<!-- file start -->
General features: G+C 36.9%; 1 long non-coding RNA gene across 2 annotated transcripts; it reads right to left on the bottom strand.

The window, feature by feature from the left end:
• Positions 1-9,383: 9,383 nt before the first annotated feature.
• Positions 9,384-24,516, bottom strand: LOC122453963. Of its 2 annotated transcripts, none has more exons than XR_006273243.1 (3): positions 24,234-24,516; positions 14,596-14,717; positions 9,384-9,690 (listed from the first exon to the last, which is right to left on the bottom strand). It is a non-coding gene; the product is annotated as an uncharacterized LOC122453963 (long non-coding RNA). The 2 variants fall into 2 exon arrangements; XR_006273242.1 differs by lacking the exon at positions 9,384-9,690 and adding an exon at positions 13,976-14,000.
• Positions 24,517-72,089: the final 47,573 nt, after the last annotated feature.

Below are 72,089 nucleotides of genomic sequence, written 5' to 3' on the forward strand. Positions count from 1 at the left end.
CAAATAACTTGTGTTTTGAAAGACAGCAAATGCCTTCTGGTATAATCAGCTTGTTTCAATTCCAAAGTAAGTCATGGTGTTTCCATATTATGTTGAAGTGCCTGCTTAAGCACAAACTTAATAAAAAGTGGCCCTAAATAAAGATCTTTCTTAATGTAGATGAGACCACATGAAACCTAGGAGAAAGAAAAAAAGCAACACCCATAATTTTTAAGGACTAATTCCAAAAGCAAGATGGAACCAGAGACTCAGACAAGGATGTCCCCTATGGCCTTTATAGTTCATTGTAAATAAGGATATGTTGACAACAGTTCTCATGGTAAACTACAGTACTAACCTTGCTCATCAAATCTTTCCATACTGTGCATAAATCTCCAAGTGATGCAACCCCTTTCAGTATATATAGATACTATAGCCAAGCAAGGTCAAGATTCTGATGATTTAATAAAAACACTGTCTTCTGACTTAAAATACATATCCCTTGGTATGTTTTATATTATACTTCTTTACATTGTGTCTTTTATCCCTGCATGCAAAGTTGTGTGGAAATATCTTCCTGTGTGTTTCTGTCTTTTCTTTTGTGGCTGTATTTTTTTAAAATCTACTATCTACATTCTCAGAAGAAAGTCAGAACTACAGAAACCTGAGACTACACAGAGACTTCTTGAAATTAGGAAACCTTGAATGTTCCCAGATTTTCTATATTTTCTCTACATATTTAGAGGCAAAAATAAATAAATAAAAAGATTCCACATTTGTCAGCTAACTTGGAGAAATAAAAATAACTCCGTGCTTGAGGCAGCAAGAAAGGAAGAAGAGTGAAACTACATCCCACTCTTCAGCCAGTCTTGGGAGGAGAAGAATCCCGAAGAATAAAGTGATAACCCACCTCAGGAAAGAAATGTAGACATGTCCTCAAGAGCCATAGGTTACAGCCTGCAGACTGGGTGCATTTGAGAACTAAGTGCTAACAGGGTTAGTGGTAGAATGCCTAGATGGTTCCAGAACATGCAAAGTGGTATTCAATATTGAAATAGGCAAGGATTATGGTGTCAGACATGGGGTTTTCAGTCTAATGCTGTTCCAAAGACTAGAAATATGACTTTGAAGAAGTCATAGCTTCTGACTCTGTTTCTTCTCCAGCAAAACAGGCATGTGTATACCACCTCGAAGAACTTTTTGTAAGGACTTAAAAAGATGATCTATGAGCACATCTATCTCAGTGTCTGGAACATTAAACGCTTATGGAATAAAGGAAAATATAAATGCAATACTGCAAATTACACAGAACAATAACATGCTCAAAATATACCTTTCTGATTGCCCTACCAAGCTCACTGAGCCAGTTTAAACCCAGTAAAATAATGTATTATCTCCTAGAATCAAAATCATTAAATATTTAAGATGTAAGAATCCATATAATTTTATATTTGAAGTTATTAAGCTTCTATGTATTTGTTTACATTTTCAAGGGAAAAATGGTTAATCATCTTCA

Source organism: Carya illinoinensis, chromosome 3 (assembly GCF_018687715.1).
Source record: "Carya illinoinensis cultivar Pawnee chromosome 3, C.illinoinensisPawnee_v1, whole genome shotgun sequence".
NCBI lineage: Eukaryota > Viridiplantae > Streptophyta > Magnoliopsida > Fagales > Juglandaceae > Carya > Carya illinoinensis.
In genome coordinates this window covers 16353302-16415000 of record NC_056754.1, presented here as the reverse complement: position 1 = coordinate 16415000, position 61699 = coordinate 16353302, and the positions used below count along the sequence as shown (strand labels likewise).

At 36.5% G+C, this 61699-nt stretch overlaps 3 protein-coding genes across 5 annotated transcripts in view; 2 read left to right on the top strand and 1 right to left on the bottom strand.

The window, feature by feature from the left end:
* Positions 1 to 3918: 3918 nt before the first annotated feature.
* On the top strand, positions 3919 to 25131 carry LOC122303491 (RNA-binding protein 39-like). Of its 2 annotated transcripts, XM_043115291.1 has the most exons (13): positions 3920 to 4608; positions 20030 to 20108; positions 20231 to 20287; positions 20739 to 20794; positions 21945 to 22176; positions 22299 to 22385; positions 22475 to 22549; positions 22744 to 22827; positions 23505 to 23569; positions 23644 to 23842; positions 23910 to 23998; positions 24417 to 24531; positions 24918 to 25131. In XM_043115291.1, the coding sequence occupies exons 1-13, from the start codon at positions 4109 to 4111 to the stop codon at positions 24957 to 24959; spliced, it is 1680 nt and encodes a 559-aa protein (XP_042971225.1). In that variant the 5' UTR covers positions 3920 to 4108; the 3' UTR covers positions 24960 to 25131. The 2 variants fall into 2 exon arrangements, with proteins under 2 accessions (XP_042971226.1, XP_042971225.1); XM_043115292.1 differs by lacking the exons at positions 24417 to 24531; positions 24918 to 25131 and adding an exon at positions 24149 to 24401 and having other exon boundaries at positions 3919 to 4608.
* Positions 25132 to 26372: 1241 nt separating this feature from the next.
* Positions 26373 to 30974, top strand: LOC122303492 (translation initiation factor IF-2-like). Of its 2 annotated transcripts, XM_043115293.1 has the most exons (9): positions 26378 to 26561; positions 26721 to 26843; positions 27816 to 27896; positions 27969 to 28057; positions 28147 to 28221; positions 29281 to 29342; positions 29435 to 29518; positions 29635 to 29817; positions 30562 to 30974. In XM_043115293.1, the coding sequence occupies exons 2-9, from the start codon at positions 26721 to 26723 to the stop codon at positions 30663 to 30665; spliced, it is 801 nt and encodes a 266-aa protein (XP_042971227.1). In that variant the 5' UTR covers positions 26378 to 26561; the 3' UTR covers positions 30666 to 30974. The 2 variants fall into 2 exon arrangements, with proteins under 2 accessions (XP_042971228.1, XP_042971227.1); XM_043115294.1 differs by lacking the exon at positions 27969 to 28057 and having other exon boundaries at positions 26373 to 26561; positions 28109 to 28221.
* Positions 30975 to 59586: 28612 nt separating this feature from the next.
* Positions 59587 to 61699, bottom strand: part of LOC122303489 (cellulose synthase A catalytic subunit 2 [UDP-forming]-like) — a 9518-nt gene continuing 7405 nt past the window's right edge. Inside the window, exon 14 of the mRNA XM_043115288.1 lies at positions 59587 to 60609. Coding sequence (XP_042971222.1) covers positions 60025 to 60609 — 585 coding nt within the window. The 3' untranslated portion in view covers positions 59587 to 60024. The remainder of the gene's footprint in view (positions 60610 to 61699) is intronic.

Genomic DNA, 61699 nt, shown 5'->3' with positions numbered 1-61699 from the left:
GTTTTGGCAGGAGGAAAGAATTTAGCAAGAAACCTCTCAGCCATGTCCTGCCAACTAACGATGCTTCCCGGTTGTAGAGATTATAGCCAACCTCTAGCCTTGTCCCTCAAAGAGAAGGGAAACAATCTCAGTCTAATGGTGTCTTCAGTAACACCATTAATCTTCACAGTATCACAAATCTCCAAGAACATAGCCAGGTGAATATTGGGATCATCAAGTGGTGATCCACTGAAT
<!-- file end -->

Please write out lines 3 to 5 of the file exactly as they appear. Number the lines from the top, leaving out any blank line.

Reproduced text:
• Positions 1-9,383: 9,383 nt before the first annotated feature.
• Positions 9,384-24,516, bottom strand: LOC122453963. Of its 2 annotated transcripts, none has more exons than XR_006273243.1 (3): positions 24,234-24,516; positions 14,596-14,717; positions 9,384-9,690 (listed from the first exon to the last, which is right to left on the bottom strand). It is a non-coding gene; the product is annotated as an uncharacterized LOC122453963 (long non-coding RNA). The 2 variants fall into 2 exon arrangements; XR_006273242.1 differs by lacking the exon at positions 9,384-9,690 and adding an exon at positions 13,976-14,000.
• Positions 24,517-72,089: the final 47,573 nt, after the last annotated feature.